In a highly unusual embrace of free speech that Westerners take for granted, hundreds of protestors gathered outside the newspaper’s offices Monday to denounce their government’s censorship of a Southern Weekly New Years editorial.
At the same time, prominent business tycoons, opinion makers and film stars used their microblogging accounts to demand greater press freedom in China, according to a Washington Post report.
Editors and writers at the newspaper have taken the controversial step of calling out Guangdong province’s top Communist Party propaganda official, Tuo Zhen, for substantially rewriting and watering down the paper's New Year’s editorial without their knowledge or consent. In it, editors had expressed a “dream for a constitutional government in China.”
“This is actually something pretty amazing,” said Hung Huang, a publisher, writer and blogger. “It’s the first time the media is protesting against censorship. This is the first time they took action and said, ‘We’re not going to take this anymore.’ . . . Somehow, this was the straw that broke the camel’s back.”
Tuo remained silent about his role in changing the words and message of the piece and was not available for comment.
Cheng Yizhong, a television executive who is a founder and former chief editor of the Southern Metropolis Daily newspaper, called the protests “an explosion that was a longtime coming, and with good timing.” He added, “This could be an opportunity to push forward freedom of speech.”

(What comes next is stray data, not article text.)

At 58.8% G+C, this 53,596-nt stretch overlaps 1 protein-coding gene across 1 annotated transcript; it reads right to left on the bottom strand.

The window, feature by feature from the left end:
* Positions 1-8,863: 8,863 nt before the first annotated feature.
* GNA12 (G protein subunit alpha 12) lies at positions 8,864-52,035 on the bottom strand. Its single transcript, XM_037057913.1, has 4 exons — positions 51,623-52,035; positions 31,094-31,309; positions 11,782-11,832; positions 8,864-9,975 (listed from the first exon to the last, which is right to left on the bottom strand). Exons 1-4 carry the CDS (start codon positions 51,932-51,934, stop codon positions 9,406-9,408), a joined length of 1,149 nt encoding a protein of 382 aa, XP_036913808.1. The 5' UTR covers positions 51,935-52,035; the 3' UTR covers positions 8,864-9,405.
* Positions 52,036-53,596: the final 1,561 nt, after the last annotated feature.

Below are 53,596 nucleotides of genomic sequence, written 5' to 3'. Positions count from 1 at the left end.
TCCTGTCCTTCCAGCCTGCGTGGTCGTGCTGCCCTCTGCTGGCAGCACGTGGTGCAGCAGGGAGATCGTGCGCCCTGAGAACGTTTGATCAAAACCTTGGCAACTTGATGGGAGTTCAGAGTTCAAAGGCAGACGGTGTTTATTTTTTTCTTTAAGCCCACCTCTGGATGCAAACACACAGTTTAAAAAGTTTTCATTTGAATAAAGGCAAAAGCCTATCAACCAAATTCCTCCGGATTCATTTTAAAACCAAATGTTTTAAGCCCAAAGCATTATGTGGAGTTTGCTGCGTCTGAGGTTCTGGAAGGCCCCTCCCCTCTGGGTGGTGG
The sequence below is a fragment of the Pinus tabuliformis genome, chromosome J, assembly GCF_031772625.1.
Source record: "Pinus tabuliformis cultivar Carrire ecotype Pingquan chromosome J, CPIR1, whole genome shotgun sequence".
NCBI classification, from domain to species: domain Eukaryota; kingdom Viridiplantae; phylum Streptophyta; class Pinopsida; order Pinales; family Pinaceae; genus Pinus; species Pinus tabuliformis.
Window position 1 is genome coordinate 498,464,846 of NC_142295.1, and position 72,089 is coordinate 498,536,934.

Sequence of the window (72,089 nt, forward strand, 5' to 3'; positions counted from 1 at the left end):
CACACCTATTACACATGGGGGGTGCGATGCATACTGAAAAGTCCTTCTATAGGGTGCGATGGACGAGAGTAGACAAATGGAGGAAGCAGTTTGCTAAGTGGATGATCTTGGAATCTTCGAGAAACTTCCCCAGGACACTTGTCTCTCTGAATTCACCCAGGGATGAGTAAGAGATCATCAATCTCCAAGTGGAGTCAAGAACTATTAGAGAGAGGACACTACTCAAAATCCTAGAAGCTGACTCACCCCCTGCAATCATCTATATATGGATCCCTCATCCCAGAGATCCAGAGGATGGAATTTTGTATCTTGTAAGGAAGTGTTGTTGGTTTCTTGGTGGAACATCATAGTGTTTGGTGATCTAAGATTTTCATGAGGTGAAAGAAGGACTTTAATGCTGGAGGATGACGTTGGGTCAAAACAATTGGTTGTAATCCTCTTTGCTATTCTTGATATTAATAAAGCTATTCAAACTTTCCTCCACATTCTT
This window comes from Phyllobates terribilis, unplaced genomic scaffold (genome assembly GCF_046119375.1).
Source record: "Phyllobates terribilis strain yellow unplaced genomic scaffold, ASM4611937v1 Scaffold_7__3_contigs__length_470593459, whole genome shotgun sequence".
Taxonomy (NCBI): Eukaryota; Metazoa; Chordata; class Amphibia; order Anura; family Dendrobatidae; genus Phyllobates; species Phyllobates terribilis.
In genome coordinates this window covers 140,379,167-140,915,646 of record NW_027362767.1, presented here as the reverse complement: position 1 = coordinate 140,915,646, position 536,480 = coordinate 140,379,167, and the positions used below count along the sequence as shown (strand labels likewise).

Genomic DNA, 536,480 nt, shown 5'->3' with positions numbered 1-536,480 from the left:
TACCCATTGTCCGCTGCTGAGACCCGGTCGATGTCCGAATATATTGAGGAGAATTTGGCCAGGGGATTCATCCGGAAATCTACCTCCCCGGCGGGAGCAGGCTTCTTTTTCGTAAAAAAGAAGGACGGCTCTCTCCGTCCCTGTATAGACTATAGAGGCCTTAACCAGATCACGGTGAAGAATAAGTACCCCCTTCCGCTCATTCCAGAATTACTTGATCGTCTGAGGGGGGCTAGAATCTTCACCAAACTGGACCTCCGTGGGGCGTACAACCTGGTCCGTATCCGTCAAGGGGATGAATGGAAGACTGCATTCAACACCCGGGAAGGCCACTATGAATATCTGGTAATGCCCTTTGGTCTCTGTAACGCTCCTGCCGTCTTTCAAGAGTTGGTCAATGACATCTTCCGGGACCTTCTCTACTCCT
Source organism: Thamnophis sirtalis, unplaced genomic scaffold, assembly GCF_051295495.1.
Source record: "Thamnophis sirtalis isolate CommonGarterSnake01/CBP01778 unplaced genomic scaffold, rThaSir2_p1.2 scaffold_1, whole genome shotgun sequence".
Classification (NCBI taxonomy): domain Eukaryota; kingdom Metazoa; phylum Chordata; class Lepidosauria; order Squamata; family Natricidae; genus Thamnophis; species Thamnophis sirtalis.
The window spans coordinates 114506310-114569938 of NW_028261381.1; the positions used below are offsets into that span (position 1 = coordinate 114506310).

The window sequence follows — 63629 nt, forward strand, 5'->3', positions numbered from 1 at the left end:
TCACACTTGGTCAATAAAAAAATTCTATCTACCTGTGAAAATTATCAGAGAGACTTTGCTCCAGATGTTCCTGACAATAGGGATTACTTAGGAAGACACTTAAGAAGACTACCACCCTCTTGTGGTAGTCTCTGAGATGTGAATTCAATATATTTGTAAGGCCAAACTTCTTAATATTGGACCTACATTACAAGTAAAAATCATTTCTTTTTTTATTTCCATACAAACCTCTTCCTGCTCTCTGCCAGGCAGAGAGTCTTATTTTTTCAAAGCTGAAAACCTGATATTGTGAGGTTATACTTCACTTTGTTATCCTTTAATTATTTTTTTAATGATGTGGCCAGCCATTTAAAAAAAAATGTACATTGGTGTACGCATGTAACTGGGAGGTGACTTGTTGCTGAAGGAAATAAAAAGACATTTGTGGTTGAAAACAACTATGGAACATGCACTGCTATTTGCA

An online post purportedly written by the newspaper’s management team that appeared Sunday evening claimed the New Year’s message published Jan. 2 was written by the paper’s management team, and denied other online reports that said it had been rewritten.
“We laid flowers at the gate to Southern Weekly,” said Song Bingyi, one of about 400 protesters. “But once we put down the flowers, plainclothes police came to confiscate them all.”
“I wore a mask to express my anger at being ‘shut up,’ not because I was afraid,” said Ran Xiang, a protester who said she used her weibo account to persuade others to show up at the protest with flowers. She said she brought chrysanthemums because, “I hope to pay tribute to Southern Weekly, which is dying.”
China relies on capitalism to fuel its economy and fund much of government but continues to maintain strict control over the media, free speech and many other individual rights.